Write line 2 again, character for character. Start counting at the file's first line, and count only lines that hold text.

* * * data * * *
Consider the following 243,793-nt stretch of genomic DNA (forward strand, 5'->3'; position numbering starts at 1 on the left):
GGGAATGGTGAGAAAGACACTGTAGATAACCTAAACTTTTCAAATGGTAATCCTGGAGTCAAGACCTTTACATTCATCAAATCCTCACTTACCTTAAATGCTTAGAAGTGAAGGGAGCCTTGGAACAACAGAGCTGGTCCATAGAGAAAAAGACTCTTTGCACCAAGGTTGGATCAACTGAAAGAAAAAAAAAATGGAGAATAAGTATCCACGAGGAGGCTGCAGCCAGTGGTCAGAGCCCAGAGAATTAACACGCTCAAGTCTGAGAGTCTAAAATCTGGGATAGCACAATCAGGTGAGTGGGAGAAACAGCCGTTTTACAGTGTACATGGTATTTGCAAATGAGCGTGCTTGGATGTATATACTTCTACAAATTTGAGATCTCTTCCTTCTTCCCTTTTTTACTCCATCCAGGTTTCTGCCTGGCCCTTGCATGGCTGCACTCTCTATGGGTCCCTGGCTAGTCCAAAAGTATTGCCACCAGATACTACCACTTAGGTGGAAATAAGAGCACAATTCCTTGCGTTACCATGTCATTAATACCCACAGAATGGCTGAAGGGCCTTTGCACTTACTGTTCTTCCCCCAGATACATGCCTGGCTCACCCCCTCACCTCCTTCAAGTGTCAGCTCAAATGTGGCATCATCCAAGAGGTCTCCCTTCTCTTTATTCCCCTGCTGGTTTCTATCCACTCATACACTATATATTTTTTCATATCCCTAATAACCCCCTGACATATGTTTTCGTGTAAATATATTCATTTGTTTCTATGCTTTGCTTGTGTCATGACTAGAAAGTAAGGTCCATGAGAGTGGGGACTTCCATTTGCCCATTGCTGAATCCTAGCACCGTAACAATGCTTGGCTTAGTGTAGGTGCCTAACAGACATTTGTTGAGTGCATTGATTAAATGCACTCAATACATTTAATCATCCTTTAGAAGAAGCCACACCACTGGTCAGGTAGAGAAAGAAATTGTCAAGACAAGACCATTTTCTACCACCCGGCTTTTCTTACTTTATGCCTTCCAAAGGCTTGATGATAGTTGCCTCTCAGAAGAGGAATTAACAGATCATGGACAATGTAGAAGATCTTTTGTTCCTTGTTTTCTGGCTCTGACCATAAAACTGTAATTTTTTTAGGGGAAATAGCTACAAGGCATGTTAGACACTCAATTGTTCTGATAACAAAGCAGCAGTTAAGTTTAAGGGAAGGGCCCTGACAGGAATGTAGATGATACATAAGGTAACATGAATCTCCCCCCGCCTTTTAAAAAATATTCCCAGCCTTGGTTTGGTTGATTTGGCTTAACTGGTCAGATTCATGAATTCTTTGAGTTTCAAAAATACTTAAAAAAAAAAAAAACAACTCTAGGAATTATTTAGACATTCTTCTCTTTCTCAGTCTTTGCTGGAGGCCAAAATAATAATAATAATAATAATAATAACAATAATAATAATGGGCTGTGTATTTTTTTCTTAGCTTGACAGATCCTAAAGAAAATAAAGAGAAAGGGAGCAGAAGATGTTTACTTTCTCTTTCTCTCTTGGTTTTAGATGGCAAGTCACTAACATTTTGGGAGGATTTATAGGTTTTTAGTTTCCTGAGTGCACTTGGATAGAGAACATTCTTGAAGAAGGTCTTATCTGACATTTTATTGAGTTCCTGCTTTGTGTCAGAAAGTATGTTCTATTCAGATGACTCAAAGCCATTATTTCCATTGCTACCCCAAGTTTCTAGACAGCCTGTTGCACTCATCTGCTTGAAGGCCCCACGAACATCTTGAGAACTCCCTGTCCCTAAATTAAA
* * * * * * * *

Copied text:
GGGAATGGTGAGAAAGACACTGTAGATAACCTAAACTTTTCAAATGGTAATCCTGGAGTCAAGACCTTTACATTCATCAAATCCTCACTTACCTTAAATGCTTAGAAGTGAAGGGAGCCTTGGAACAACAGAGCTGGTCCATAGAGAAAAAGACTCTTTGCACCAAGGTTGGATCAACTGAAAGAAAAAAAAAATGGAGAATAAGTATCCACGAGGAGGCTGCAGCCAGTGGTCAGAGCCCAGAGAATTAACACGCTCAAGTCTGAGAGTCTAAAATCTGGGATAGCACAATCAGGTGAGTGGGAGAAACAGCCGTTTTACAGTGTACATGGTATTTGCAAATGAGCGTGCTTGGATGTATATACTTCTACAAATTTGAGATCTCTTCCTTCTTCCCTTTTTTACTCCATCCAGGTTTCTGCCTGGCCCTTGCATGGCTGCACTCTCTATGGGTCCCTGGCTAGTCCAAAAGTATTGCCACCAGATACTACCACTTAGGTGGAAATAAGAGCACAATTCCTTGCGTTACCATGTCATTAATACCCACAGAATGGCTGAAGGGCCTTTGCACTTACTGTTCTTCCCCCAGATACATGCCTGGCTCACCCCCTCACCTCCTTCAAGTGTCAGCTCAAATGTGGCATCATCCAAGAGGTCTCCCTTCTCTTTATTCCCCTGCTGGTTTCTATCCACTCATACACTATATATTTTTTCATATCCCTAATAACCCCCTGACATATGTTTTCGTGTAAATATATTCATTTGTTTCTATGCTTTGCTTGTGTCATGACTAGAAAGTAAGGTCCATGAGAGTGGGGACTTCCATTTGCCCATTGCTGAATCCTAGCACCGTAACAATGCTTGGCTTAGTGTAGGTGCCTAACAGACATTTGTTGAGTGCATTGATTAAATGCACTCAATACATTTAATCATCCTTTAGAAGAAGCCACACCACTGGTCAGGTAGAGAAAGAAATTGTCAAGACAAGACCATTTTCTACCACCCGGCTTTTCTTACTTTATGCCTTCCAAAGGCTTGATGATAGTTGCCTCTCAGAAGAGGAATTAACAGATCATGGACAATGTAGAAGATCTTTTGTTCCTTGTTTTCTGGCTCTGACCATAAAACTGTAATTTTTTTAGGGGAAATAGCTACAAGGCATGTTAGACACTCAATTGTTCTGATAACAAAGCAGCAGTTAAGTTTAAGGGAAGGGCCCTGACAGGAATGTAGATGATACATAAGGTAACATGAATCTCCCCCCGCCTTTTAAAAAATATTCCCAGCCTTGGTTTGGTTGATTTGGCTTAACTGGTCAGATTCATGAATTCTTTGAGTTTCAAAAATACTTAAAAAAAAAAAAAACAACTCTAGGAATTATTTAGACATTCTTCTCTTTCTCAGTCTTTGCTGGAGGCCAAAATAATAATAATAATAATAATAATAACAATAATAATAATGGGCTGTGTATTTTTTTCTTAGCTTGACAGATCCTAAAGAAAATAAAGAGAAAGGGAGCAGAAGATGTTTACTTTCTCTTTCTCTCTTGGTTTTAGATGGCAAGTCACTAACATTTTGGGAGGATTTATAGGTTTTTAGTTTCCTGAGTGCACTTGGATAGAGAACATTCTTGAAGAAGGTCTTATCTGACATTTTATTGAGTTCCTGCTTTGTGTCAGAAAGTATGTTCTATTCAGATGACTCAAAGCCATTATTTCCATTGCTACCCCAAGTTTCTAGACAGCCTGTTGCACTCATCTGCTTGAAGGCCCCACGAACATCTTGAGAACTCCCTGTCCCTAAATTAAA